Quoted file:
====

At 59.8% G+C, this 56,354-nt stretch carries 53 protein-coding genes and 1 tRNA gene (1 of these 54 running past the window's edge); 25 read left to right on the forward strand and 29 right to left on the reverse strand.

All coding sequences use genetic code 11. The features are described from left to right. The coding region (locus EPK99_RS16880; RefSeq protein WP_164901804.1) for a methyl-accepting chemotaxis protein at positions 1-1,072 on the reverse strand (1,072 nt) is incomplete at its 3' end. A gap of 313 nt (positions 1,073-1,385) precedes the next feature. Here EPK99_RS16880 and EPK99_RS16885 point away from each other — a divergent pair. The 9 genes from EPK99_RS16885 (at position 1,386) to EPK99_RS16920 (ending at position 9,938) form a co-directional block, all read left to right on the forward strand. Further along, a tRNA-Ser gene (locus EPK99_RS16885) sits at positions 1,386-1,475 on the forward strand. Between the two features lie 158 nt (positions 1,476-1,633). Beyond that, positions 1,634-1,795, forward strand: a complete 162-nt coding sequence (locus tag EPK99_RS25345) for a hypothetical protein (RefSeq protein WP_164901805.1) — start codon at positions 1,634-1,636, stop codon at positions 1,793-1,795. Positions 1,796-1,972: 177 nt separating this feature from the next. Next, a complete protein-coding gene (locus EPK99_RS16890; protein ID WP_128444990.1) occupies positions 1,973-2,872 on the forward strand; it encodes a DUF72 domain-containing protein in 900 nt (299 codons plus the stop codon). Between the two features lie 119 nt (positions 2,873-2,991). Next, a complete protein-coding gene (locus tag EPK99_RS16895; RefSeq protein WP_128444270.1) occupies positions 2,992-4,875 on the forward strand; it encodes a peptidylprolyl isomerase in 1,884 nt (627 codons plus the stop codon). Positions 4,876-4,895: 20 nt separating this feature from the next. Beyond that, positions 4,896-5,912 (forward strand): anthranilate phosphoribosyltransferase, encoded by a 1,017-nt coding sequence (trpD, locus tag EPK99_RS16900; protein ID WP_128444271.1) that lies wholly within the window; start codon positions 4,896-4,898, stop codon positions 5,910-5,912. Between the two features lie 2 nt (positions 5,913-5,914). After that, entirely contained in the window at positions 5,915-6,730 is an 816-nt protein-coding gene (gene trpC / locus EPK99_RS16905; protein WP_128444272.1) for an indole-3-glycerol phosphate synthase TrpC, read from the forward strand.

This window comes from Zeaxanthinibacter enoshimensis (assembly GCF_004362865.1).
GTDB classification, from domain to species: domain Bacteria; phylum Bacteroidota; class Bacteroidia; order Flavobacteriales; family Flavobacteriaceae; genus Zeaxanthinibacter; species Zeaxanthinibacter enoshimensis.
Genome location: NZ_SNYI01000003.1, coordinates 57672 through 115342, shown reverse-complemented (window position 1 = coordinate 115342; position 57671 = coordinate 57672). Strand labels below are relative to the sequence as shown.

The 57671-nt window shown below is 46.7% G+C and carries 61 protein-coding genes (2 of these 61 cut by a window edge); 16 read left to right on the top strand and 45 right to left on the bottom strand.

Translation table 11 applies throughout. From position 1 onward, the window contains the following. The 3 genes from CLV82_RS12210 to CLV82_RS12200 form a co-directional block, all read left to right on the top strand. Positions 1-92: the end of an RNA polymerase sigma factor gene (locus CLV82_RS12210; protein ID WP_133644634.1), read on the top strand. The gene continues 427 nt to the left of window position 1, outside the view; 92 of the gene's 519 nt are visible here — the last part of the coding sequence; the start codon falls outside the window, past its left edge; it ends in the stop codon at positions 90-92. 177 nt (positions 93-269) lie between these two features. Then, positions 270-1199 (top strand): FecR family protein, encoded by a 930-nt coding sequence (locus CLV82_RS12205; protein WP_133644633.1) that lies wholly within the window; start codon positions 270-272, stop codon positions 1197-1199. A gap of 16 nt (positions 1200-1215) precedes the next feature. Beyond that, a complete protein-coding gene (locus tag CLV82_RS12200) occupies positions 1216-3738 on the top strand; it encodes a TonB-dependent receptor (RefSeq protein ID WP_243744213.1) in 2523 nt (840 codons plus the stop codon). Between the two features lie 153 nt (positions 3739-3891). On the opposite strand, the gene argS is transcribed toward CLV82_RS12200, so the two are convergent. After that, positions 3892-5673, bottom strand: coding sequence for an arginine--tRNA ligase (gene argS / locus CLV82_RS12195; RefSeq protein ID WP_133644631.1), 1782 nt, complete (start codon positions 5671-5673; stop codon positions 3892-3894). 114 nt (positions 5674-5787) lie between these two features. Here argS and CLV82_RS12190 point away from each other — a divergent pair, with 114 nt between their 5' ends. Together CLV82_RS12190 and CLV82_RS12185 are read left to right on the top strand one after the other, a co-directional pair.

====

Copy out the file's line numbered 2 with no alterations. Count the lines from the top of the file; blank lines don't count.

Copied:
All coding sequences use genetic code 11. The features are described from left to right. The coding region (locus EPK99_RS16880; RefSeq protein WP_164901804.1) for a methyl-accepting chemotaxis protein at positions 1-1,072 on the reverse strand (1,072 nt) is incomplete at its 3' end. A gap of 313 nt (positions 1,073-1,385) precedes the next feature. Here EPK99_RS16880 and EPK99_RS16885 point away from each other — a divergent pair. The 9 genes from EPK99_RS16885 (at position 1,386) to EPK99_RS16920 (ending at position 9,938) form a co-directional block, all read left to right on the forward strand. Further along, a tRNA-Ser gene (locus EPK99_RS16885) sits at positions 1,386-1,475 on the forward strand. Between the two features lie 158 nt (positions 1,476-1,633). Beyond that, positions 1,634-1,795, forward strand: a complete 162-nt coding sequence (locus tag EPK99_RS25345) for a hypothetical protein (RefSeq protein WP_164901805.1) — start codon at positions 1,634-1,636, stop codon at positions 1,793-1,795. Positions 1,796-1,972: 177 nt separating this feature from the next. Next, a complete protein-coding gene (locus EPK99_RS16890; protein ID WP_128444990.1) occupies positions 1,973-2,872 on the forward strand; it encodes a DUF72 domain-containing protein in 900 nt (299 codons plus the stop codon). Between the two features lie 119 nt (positions 2,873-2,991). Next, a complete protein-coding gene (locus tag EPK99_RS16895; RefSeq protein WP_128444270.1) occupies positions 2,992-4,875 on the forward strand; it encodes a peptidylprolyl isomerase in 1,884 nt (627 codons plus the stop codon). Positions 4,876-4,895: 20 nt separating this feature from the next. Beyond that, positions 4,896-5,912 (forward strand): anthranilate phosphoribosyltransferase, encoded by a 1,017-nt coding sequence (trpD, locus tag EPK99_RS16900; protein ID WP_128444271.1) that lies wholly within the window; start codon positions 4,896-4,898, stop codon positions 5,910-5,912. Between the two features lie 2 nt (positions 5,913-5,914). After that, entirely contained in the window at positions 5,915-6,730 is an 816-nt protein-coding gene (gene trpC / locus EPK99_RS16905; protein WP_128444272.1) for an indole-3-glycerol phosphate synthase TrpC, read from the forward strand.